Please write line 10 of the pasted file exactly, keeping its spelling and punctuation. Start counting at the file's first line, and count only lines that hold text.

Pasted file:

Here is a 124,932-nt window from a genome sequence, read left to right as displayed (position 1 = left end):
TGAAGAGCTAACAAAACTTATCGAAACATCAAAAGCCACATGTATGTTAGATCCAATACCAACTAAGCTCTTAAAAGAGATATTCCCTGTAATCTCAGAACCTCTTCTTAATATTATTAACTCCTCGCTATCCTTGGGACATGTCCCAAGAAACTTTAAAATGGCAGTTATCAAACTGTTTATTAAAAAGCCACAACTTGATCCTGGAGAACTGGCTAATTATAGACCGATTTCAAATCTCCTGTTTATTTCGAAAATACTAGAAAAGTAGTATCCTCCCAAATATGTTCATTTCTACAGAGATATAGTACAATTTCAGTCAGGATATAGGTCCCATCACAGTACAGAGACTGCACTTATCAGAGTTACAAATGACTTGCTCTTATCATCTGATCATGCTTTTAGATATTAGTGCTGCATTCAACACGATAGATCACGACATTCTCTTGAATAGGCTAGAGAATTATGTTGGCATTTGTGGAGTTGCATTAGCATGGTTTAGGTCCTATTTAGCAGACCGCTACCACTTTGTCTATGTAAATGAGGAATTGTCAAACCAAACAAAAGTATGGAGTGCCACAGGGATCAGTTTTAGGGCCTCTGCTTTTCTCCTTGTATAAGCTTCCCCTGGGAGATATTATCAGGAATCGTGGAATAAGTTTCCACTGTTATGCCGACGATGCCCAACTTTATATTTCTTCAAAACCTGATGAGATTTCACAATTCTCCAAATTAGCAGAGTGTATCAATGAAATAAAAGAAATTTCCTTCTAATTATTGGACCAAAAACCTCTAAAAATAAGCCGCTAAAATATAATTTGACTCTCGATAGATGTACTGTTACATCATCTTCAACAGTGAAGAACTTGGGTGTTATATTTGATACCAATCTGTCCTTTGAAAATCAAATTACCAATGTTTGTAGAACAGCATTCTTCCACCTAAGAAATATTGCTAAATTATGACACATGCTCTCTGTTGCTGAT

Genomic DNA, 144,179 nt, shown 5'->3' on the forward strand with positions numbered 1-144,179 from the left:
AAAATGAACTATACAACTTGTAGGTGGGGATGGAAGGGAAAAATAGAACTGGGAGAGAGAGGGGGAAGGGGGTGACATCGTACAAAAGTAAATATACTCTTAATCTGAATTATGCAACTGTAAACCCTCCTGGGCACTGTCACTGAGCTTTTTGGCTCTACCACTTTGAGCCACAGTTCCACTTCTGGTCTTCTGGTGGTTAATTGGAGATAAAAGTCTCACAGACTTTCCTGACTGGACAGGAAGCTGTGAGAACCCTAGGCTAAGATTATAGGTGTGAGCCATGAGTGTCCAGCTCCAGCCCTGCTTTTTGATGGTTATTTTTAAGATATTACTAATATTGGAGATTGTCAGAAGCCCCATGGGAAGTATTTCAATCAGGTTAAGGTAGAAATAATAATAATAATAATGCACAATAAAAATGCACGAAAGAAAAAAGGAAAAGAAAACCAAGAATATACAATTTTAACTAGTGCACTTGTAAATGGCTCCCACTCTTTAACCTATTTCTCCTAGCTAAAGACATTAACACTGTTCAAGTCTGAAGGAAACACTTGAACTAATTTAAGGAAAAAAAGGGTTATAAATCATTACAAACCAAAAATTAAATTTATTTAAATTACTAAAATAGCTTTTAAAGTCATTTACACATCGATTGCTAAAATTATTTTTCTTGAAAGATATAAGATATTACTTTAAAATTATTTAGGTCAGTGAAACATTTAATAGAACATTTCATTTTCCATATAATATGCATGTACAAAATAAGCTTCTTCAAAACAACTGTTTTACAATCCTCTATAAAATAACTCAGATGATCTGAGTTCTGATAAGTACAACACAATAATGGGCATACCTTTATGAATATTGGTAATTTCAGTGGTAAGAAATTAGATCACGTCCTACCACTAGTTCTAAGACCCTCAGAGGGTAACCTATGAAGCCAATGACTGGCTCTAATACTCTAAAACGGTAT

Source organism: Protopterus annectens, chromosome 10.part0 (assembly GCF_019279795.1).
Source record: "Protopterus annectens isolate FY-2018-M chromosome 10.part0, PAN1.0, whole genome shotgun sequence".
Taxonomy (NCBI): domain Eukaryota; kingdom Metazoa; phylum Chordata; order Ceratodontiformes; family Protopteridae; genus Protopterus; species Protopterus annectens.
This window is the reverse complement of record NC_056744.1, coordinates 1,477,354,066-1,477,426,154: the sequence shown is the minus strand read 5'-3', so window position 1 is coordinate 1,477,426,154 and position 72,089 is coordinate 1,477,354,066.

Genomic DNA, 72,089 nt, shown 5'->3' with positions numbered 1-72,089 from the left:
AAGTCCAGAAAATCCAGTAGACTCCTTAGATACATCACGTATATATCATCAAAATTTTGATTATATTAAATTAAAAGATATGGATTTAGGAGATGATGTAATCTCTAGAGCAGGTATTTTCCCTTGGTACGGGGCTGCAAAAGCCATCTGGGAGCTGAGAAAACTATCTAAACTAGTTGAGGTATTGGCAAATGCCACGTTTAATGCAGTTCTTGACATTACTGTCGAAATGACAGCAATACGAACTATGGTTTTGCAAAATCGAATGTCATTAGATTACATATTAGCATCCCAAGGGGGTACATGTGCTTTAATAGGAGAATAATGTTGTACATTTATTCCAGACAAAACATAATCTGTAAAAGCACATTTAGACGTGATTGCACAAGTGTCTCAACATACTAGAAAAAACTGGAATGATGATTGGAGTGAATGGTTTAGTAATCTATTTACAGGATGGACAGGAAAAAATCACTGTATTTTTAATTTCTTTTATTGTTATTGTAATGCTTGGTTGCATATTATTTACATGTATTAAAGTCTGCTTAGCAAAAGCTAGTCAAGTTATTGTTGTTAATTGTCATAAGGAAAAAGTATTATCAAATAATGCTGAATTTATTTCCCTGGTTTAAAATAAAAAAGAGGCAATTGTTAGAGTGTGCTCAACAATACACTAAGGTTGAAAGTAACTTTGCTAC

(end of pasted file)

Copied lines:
AAGTCCAGAAAATCCAGTAGACTCCTTAGATACATCACGTATATATCATCAAAATTTTGATTATATTAAATTAAAAGATATGGATTTAGGAGATGATGTAATCTCTAGAGCAGGTATTTTCCCTTGGTACGGGGCTGCAAAAGCCATCTGGGAGCTGAGAAAACTATCTAAACTAGTTGAGGTATTGGCAAATGCCACGTTTAATGCAGTTCTTGACATTACTGTCGAAATGACAGCAATACGAACTATGGTTTTGCAAAATCGAATGTCATTAGATTACATATTAGCATCCCAAGGGGGTACATGTGCTTTAATAGGAGAATAATGTTGTACATTTATTCCAGACAAAACATAATCTGTAAAAGCACATTTAGACGTGATTGCACAAGTGTCTCAACATACTAGAAAAAACTGGAATGATGATTGGAGTGAATGGTTTAGTAATCTATTTACAGGATGGACAGGAAAAAATCACTGTATTTTTAATTTCTTTTATTGTTATTGTAATGCTTGGTTGCATATTATTTACATGTATTAAAGTCTGCTTAGCAAAAGCTAGTCAAGTTATTGTTGTTAATTGTCATAAGGAAAAAGTATTATCAAATAATGCTGAATTTATTTCCCTGGTTTAAAATAAAAAAGAGGCAATTGTTAGAGTGTGCTCAACAATACACTAAGGTTGAAAGTAACTTTGCTAC